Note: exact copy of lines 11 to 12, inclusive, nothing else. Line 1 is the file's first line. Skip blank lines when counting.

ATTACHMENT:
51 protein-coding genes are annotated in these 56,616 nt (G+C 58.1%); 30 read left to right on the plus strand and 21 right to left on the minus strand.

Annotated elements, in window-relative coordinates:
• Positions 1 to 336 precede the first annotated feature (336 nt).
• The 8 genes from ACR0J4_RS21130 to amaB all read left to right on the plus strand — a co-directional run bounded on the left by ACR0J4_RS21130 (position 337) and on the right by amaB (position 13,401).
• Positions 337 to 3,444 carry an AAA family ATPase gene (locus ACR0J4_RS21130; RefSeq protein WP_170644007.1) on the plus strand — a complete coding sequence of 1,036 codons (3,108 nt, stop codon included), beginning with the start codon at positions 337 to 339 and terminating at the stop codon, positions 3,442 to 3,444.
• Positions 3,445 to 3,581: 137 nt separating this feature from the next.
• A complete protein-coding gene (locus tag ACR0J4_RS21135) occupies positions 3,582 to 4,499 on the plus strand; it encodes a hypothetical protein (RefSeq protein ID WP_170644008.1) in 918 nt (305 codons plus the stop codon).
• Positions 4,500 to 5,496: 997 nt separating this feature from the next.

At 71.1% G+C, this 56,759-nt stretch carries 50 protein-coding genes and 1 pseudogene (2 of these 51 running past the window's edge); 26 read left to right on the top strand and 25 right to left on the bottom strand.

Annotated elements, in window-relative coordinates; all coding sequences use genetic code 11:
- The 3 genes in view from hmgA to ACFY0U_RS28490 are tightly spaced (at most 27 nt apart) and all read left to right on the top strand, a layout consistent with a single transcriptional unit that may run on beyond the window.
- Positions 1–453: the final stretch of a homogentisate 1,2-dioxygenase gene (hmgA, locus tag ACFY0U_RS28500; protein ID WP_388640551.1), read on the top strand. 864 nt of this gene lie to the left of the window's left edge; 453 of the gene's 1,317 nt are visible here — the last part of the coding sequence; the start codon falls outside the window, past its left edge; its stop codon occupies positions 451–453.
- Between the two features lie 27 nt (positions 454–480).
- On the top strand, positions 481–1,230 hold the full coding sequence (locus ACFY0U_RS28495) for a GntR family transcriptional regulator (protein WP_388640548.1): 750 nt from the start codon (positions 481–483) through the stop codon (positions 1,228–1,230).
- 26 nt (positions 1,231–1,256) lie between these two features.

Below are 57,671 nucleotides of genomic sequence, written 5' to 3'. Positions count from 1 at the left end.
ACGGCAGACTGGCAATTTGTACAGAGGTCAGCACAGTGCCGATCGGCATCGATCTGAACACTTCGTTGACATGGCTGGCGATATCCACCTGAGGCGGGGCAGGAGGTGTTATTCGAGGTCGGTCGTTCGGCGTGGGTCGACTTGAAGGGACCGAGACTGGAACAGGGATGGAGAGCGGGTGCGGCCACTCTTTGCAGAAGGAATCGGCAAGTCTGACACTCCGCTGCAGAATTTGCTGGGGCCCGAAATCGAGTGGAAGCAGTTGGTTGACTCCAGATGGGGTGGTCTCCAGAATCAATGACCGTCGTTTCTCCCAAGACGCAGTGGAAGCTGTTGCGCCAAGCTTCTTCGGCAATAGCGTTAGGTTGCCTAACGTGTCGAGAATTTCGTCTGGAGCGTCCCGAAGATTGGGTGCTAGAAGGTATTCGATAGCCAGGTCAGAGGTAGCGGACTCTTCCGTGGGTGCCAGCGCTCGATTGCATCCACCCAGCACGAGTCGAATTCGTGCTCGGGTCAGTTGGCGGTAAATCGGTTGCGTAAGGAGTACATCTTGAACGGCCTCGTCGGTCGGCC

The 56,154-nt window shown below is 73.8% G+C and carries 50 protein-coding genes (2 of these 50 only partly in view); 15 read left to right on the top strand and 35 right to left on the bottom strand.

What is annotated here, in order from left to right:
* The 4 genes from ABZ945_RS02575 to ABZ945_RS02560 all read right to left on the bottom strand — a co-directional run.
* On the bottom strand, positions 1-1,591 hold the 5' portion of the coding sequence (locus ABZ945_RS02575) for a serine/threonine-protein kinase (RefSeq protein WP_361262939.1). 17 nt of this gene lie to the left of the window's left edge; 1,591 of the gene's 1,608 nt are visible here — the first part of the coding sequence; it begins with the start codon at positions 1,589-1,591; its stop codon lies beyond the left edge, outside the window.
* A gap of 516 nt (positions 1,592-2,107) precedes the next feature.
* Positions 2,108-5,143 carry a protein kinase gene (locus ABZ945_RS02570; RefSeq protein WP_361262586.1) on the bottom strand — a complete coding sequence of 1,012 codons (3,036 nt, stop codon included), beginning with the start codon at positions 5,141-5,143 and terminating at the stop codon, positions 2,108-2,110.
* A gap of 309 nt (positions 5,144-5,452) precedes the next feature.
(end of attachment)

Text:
- The 3 genes in view from hmgA to ACFY0U_RS28490 are tightly spaced (at most 27 nt apart) and all read left to right on the top strand, a layout consistent with a single transcriptional unit that may run on beyond the window.
- Positions 1–453: the final stretch of a homogentisate 1,2-dioxygenase gene (hmgA, locus tag ACFY0U_RS28500; protein ID WP_388640551.1), read on the top strand. 864 nt of this gene lie to the left of the window's left edge; 453 of the gene's 1,317 nt are visible here — the last part of the coding sequence; the start codon falls outside the window, past its left edge; its stop codon occupies positions 451–453.